Figure 1 shows IT-API’s RDMA object hierarchy, which closely resembles the hierarchical organization of the underlying verbs interfaces. For instance, an IT-API interface adapter (IA) corresponds to a logical RNIC (and its associated RNIC handle) in the verbs interface. Similarly, an endpoint (EP) corresponds to an underlying queue pair (QP). On the other hand, an event dispatcher (EVD) has a corresponding completion queue (CQ) but additionally provides OS-supported event handling through the it_evd_wait() and it_evd_callback_*() calls. Event handling is another example for OS-supported functionality that should reside within the uAL/kAL.

RNIC Programming Interface (RNICPI)

Based on the RDMAC Verbs [VERBS-RDMAC] and the InfiniBand Verbs [IB-R1.2], the RNICPI [RNICPI-V1.0] defines a generic programming interface for the vendor independent integration of both iWARP RNICs and InfiniBand HCAs into Unix-like operating systems and is supported by a majority of OS and RNIC vendors. RNICPI takes into account requirements specific to the iWARP transport such as connection setup with immediate or deferred transition to RDMA mode. As shown for iWARP in Fig. 4, RNICPI is located between RDMA OS support and the implementation of the iWARP protocol layers.

Regarding RNICPI’s RDMA object hierarchy, the distinction between Verbs Providers (VPs) and logical RNICs is worth mentioning because it affects the organization and identification of RDMA objects. Each VP provides both a kVP module and a uVP library. A consumer first creates a logical RNIC within the VP and then creates RDMA objects such as protection domains, queue pairs etc. within the logical RNIC. A VP advantageously organizes RDMA objects per logical RNIC.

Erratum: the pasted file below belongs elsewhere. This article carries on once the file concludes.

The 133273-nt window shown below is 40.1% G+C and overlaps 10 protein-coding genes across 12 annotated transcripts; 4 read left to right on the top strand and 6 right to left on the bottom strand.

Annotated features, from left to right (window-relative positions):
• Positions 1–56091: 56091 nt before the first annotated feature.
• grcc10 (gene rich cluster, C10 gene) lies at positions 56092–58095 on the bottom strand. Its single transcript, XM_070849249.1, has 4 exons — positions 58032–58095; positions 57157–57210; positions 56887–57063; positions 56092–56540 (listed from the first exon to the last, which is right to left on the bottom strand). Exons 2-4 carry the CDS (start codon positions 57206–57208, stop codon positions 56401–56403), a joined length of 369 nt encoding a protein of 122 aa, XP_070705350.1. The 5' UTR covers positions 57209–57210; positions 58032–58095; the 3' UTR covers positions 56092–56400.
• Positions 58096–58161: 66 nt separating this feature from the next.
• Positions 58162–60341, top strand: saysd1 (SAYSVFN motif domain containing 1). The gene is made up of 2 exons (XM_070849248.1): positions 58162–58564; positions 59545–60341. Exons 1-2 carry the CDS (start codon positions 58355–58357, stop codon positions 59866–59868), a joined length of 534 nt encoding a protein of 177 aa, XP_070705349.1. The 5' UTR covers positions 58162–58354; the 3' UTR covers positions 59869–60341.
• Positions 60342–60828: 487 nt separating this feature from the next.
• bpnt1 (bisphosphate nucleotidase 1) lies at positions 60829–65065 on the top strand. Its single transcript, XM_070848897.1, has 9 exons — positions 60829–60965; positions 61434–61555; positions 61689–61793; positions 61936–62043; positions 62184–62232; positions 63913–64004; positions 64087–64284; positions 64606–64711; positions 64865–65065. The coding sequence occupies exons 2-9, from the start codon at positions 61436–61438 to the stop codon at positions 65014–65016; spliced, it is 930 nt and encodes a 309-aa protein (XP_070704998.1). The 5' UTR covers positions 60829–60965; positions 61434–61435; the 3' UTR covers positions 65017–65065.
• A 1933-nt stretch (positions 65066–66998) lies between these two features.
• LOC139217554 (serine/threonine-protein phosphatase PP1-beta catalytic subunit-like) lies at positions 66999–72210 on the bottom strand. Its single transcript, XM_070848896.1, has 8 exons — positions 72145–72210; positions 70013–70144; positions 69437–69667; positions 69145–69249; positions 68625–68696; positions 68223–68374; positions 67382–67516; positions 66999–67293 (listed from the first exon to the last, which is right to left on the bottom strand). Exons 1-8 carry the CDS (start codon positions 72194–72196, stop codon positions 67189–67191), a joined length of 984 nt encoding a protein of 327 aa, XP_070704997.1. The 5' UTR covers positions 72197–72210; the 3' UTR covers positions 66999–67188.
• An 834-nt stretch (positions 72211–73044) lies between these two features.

The following examples simultaneously illustrate the programming model and the underlying protocol actions for Send/Receive and RDMA Write operations.

Figures 2 and 3 show a Send and its matching Receive operation, also referred to as two-sided communication semantics. In Fig. 2, the application is assumed to have preregistered two source buffers (MRs) with STags s1 and s2 and to have posted a Send work request (WR) to endpoint EP1 (more precisely, to its SQ). The implementation gets the WR, transfers the data directly from buffer s1 to the RNIC, and forms the Send message - Fig. 2 illustrates a case where one TCP segment contains multiple DDP segments. When the implementation can guarantee that data will be delivered reliably, it indicates completion by posting a work completion to the EVD (CQ). At this time, control is returned to the consumer waiting on the EVD. For Fig. 3, the application has already preregistered destination buffers (MRs) d1 and d2 and posted a Receive WR to EP2. When the Send message from EP1 comes in, the implementation gets the WR and transfers the data directly from the RNIC to buffer d1. In our animation (Fig. 3), the DDP segments are placed in order, but the implementation may perform out-of-order placement of DDP segments. Finally, the implementation indicates delivery by posting a work completion to the EVD. At this time, control is returned to the consumer waiting on the EVD.

Figures 4 and 5 depict an RDMA Write operation at the data source and data sink, respectively. Since RDMA operations have one-sided communication semantics, the consumer at the data sink does not post a WR for being able to receive. Instead, the consumer at the data sink preregistered a destination buffer d1 and preadvertised d1 to its peer. The consumer at the data source posts an RDMA Write WR targeting the destination buffer with STag d1, which is sent along with the RDMA Write message. When the incoming RDMA Write has been placed, delivery is indicated to RDMAP, but no completion is generated at the data sink.